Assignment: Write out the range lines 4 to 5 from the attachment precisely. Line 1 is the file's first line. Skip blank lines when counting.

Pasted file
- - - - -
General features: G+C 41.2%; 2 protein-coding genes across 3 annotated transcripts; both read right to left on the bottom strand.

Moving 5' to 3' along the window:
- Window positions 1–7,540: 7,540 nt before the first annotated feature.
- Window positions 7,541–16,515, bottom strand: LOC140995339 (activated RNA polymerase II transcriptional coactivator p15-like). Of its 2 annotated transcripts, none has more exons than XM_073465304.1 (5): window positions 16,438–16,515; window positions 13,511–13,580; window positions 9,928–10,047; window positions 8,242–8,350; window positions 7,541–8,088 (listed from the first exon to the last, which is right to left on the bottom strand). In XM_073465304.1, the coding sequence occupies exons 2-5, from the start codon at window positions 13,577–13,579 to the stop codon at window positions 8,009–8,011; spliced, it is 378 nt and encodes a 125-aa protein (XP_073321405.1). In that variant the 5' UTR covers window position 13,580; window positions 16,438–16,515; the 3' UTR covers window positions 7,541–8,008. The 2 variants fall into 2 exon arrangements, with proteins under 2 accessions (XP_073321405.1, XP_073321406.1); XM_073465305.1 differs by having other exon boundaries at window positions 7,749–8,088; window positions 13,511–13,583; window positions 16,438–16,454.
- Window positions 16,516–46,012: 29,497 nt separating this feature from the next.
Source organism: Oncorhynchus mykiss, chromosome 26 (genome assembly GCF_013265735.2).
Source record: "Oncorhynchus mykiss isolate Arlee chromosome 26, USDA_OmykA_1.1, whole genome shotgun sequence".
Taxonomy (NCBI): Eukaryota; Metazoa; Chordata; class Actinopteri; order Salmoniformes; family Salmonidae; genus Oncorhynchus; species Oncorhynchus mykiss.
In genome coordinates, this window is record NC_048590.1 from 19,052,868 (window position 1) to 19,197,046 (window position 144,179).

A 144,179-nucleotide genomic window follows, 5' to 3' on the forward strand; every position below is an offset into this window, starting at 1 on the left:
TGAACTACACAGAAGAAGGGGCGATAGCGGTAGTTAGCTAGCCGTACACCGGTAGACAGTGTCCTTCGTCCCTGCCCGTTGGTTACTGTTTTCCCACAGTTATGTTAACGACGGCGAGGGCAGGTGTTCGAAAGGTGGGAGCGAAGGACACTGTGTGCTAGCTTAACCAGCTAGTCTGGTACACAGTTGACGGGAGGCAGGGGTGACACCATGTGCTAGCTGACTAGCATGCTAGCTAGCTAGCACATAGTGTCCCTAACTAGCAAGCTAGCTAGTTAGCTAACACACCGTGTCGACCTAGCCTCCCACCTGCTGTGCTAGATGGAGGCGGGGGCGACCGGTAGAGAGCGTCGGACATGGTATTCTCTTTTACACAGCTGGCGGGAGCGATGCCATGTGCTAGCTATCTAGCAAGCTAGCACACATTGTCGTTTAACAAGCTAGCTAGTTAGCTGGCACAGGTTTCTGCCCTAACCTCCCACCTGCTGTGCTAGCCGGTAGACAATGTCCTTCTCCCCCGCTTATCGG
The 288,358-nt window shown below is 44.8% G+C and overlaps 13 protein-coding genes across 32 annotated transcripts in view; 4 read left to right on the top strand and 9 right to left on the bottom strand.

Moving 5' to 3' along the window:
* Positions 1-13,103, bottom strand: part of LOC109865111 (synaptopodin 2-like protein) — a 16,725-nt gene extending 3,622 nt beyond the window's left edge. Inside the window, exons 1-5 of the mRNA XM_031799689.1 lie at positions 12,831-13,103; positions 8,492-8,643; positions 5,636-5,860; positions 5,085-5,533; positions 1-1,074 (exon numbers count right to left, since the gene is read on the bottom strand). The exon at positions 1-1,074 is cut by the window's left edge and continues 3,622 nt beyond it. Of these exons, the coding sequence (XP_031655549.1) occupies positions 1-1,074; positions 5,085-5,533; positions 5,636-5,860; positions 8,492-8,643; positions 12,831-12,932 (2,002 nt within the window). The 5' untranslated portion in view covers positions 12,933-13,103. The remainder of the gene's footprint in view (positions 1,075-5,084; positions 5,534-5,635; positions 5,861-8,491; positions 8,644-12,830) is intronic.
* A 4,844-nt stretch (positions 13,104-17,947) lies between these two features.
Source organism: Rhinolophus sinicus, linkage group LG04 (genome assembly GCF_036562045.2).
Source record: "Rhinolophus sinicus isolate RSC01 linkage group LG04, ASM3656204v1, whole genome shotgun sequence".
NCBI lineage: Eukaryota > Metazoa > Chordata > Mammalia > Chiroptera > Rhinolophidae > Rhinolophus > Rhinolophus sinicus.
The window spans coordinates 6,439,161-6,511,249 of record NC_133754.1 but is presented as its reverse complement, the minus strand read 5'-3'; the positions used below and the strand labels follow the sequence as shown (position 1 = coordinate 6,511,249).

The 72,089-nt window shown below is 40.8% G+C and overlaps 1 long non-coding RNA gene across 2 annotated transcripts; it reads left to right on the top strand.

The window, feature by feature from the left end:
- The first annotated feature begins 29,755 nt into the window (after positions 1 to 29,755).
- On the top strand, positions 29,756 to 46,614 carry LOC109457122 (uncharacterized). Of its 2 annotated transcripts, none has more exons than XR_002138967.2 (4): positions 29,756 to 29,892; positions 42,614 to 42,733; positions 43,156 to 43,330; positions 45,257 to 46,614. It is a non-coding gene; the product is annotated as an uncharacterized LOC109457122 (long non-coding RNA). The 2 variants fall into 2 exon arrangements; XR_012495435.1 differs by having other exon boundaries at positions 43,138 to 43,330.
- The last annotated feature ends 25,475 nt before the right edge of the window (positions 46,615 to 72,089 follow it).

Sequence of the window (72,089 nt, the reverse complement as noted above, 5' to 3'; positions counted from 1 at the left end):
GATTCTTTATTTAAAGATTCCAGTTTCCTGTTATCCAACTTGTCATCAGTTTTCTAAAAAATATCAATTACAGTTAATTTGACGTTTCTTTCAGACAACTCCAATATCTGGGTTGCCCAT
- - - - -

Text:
- Window positions 7,541–16,515, bottom strand: LOC140995339 (activated RNA polymerase II transcriptional coactivator p15-like). Of its 2 annotated transcripts, none has more exons than XM_073465304.1 (5): window positions 16,438–16,515; window positions 13,511–13,580; window positions 9,928–10,047; window positions 8,242–8,350; window positions 7,541–8,088 (listed from the first exon to the last, which is right to left on the bottom strand). In XM_073465304.1, the coding sequence occupies exons 2-5, from the start codon at window positions 13,577–13,579 to the stop codon at window positions 8,009–8,011; spliced, it is 378 nt and encodes a 125-aa protein (XP_073321405.1). In that variant the 5' UTR covers window position 13,580; window positions 16,438–16,515; the 3' UTR covers window positions 7,541–8,008. The 2 variants fall into 2 exon arrangements, with proteins under 2 accessions (XP_073321405.1, XP_073321406.1); XM_073465305.1 differs by having other exon boundaries at window positions 7,749–8,088; window positions 13,511–13,583; window positions 16,438–16,454.
- Window positions 16,516–46,012: 29,497 nt separating this feature from the next.